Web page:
With the past winter having left more snow in my area than fell on Buffalo, I'm not quite as excited as you are about the onset of winter. I welcome the change, nonetheless, knowing at least that spring will not be far behind. During the meantime, there's nothing like a crackling fire and a few good books to get one through the challenging parts of winter.

Gail said...

HI GRIZZ-

I so love your pictures as they capture the changes and promise of cooler weather. phew. We had quite the storm last night - hopefully it will clear out the 80+ temperatures. So far this morning it is still muggy. eeeewww. Enough!!
Be well my friend.
Love Gail
peace......

Scott said...

Grizz,

I love your comment that the creek looks "anorexic"--just perfect!

Do you know the identity of that lush, low herbaceous plant is that's growing on the point in your picture of the creek upstream? Is it Microstegium vimineum (stilt grass)? If not, do you have invasive, non-native, pernicious stilt grass growing on the streambanks there?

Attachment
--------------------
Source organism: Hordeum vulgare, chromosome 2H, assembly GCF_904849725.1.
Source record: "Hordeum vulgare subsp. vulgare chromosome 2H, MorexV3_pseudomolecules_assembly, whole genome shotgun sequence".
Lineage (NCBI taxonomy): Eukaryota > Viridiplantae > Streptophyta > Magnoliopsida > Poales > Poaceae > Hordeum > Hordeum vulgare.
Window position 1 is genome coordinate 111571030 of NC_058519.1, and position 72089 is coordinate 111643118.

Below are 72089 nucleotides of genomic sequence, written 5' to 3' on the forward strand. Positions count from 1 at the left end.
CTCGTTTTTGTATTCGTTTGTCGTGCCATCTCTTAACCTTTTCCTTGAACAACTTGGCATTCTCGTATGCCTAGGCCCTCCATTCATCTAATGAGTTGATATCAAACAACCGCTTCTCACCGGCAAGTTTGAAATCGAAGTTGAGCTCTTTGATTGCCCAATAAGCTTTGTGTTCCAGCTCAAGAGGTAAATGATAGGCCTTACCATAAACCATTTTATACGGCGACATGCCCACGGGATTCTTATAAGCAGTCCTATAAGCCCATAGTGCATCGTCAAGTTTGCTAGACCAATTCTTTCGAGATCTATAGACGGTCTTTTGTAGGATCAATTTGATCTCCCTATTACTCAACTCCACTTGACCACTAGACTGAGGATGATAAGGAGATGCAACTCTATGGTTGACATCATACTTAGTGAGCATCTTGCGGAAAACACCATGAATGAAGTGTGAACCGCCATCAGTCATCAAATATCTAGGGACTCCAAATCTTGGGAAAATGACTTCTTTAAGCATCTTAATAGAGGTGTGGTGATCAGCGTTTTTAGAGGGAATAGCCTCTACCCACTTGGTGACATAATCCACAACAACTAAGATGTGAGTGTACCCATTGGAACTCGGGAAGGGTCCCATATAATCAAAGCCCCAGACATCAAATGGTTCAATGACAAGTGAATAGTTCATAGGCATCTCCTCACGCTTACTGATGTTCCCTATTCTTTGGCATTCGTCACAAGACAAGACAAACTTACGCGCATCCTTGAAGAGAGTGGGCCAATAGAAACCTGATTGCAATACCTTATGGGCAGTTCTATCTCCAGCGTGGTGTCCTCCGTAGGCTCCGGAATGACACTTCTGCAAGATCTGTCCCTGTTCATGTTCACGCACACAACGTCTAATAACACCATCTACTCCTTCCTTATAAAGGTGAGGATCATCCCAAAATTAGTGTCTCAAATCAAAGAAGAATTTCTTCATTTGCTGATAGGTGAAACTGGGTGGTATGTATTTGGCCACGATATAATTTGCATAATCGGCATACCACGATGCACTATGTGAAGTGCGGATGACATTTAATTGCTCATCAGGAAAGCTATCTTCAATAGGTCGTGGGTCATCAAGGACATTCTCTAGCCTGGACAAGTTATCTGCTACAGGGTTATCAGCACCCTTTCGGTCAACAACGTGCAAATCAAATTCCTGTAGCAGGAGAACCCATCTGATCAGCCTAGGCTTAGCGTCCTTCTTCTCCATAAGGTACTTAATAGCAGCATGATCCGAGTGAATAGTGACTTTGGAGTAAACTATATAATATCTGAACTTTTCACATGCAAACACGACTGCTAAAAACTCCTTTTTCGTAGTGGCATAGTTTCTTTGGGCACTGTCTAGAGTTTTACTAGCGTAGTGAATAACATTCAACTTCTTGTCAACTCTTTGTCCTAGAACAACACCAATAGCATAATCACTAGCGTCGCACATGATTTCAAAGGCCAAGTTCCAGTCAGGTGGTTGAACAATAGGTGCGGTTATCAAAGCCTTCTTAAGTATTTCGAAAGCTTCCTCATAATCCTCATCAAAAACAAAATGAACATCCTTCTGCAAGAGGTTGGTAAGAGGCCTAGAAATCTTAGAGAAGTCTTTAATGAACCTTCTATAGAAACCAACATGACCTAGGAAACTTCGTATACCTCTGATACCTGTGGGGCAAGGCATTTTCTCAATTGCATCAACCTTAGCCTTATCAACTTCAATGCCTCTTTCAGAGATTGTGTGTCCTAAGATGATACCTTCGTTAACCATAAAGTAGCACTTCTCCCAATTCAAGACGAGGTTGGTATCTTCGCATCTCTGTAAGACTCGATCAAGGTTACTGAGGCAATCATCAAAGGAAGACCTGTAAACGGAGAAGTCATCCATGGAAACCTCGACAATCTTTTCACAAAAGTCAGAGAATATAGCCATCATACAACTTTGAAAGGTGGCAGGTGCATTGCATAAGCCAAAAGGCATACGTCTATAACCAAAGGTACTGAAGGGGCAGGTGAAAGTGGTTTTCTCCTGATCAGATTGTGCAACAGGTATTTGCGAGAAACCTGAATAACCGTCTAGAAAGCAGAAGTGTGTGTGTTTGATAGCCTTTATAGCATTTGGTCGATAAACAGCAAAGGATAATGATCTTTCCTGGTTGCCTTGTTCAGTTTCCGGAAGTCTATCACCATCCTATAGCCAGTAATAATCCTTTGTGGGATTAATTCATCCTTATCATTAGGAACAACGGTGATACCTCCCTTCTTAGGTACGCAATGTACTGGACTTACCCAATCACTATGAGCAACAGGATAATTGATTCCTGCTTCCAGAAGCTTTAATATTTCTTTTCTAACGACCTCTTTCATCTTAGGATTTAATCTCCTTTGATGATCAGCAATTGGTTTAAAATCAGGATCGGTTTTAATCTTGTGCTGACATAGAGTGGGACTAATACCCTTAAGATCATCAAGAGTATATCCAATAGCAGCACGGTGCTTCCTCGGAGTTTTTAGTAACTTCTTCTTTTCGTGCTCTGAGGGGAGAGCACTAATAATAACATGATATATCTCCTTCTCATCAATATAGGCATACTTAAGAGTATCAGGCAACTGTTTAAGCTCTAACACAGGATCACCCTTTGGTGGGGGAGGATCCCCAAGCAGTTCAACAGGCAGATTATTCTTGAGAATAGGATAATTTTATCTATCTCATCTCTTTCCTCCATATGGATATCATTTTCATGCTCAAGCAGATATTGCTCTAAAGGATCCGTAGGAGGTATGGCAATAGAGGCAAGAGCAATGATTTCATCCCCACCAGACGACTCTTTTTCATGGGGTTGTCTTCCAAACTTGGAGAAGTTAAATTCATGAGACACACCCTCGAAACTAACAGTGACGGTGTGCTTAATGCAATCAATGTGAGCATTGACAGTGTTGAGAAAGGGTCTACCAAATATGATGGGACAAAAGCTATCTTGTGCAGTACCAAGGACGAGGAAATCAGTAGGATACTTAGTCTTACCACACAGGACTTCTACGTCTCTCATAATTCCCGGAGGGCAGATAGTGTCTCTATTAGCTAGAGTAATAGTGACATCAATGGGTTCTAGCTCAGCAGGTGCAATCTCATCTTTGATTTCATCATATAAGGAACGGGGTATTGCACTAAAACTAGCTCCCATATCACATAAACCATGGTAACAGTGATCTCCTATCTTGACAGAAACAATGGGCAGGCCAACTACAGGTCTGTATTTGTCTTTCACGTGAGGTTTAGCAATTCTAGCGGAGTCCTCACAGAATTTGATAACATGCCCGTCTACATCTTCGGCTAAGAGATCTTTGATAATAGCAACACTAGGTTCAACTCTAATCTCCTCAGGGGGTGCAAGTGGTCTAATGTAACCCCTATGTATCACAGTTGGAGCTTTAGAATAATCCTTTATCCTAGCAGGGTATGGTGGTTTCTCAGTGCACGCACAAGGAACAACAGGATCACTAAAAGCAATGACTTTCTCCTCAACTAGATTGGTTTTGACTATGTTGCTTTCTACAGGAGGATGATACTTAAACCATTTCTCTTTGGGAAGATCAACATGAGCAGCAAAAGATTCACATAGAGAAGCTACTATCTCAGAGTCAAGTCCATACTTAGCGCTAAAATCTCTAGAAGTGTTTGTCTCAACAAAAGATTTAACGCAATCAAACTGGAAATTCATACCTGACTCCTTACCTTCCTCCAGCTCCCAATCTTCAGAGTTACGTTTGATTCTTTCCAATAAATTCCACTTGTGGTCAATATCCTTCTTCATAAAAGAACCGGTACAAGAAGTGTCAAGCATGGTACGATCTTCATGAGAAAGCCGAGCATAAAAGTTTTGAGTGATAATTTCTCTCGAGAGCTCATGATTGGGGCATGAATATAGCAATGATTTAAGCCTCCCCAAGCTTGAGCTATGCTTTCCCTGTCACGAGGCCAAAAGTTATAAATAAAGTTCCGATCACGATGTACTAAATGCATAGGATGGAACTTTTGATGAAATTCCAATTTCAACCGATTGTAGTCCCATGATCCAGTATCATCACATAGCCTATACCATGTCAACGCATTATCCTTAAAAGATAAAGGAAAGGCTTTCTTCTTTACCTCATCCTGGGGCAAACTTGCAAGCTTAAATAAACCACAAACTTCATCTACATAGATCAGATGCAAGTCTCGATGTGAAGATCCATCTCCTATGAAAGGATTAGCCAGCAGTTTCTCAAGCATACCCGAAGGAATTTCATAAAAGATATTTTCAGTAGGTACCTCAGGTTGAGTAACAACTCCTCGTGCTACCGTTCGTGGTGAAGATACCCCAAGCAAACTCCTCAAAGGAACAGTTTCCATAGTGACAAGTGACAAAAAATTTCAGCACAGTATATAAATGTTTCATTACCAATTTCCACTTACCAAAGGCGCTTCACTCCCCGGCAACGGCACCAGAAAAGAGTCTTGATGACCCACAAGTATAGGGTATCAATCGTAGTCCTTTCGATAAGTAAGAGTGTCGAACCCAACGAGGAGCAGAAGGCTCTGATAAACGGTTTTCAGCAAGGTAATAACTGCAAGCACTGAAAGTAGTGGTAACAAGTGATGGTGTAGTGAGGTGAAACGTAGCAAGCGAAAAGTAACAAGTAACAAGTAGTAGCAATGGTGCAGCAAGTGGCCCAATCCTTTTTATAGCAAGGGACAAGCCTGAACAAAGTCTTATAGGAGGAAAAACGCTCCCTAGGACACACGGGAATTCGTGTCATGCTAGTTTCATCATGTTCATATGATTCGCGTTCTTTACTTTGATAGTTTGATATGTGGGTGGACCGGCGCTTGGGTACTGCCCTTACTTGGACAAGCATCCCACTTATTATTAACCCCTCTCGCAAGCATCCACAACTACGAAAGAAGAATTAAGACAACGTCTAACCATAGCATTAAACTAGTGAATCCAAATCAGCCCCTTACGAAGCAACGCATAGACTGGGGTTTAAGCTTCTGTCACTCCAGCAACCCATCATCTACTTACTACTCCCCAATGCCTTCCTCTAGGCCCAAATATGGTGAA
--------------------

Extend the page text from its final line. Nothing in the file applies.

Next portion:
The-Grizzled-But-Still-Incorrigible-Scribe-Himself! said...

George…

I do, indeed, find autumn's arrival brings with it a welcome spiritual lift—though part of that my simply be relief in seeing summer in the rearview mirror. However, I'm not anxious for winter yet, as I want to savor this last bright blaze of the year—the ripening and maturity, the slowing and thinning, I want to enjoy watching the land relax day-by-day into gentle slumber.